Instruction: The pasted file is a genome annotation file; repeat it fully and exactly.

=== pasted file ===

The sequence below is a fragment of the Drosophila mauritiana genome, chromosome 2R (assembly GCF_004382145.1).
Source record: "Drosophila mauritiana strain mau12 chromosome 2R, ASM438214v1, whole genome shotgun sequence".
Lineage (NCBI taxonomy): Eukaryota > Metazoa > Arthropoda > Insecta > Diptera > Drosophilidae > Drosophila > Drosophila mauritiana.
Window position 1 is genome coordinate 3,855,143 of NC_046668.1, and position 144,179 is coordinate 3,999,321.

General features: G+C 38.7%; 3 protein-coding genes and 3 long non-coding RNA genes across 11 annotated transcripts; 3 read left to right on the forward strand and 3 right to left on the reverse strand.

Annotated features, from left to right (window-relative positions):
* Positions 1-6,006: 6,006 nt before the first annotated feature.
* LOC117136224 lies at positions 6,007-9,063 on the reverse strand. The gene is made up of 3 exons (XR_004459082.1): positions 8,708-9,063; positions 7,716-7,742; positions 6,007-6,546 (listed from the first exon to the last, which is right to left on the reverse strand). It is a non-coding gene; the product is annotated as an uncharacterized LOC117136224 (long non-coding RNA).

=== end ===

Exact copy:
The sequence below is a fragment of the Drosophila mauritiana genome, chromosome 2R (assembly GCF_004382145.1).
Source record: "Drosophila mauritiana strain mau12 chromosome 2R, ASM438214v1, whole genome shotgun sequence".
Lineage (NCBI taxonomy): Eukaryota > Metazoa > Arthropoda > Insecta > Diptera > Drosophilidae > Drosophila > Drosophila mauritiana.
Window position 1 is genome coordinate 3,855,143 of NC_046668.1, and position 144,179 is coordinate 3,999,321.

General features: G+C 38.7%; 3 protein-coding genes and 3 long non-coding RNA genes across 11 annotated transcripts; 3 read left to right on the forward strand and 3 right to left on the reverse strand.

Annotated features, from left to right (window-relative positions):
* Positions 1-6,006: 6,006 nt before the first annotated feature.
* LOC117136224 lies at positions 6,007-9,063 on the reverse strand. The gene is made up of 3 exons (XR_004459082.1): positions 8,708-9,063; positions 7,716-7,742; positions 6,007-6,546 (listed from the first exon to the last, which is right to left on the reverse strand). It is a non-coding gene; the product is annotated as an uncharacterized LOC117136224 (long non-coding RNA).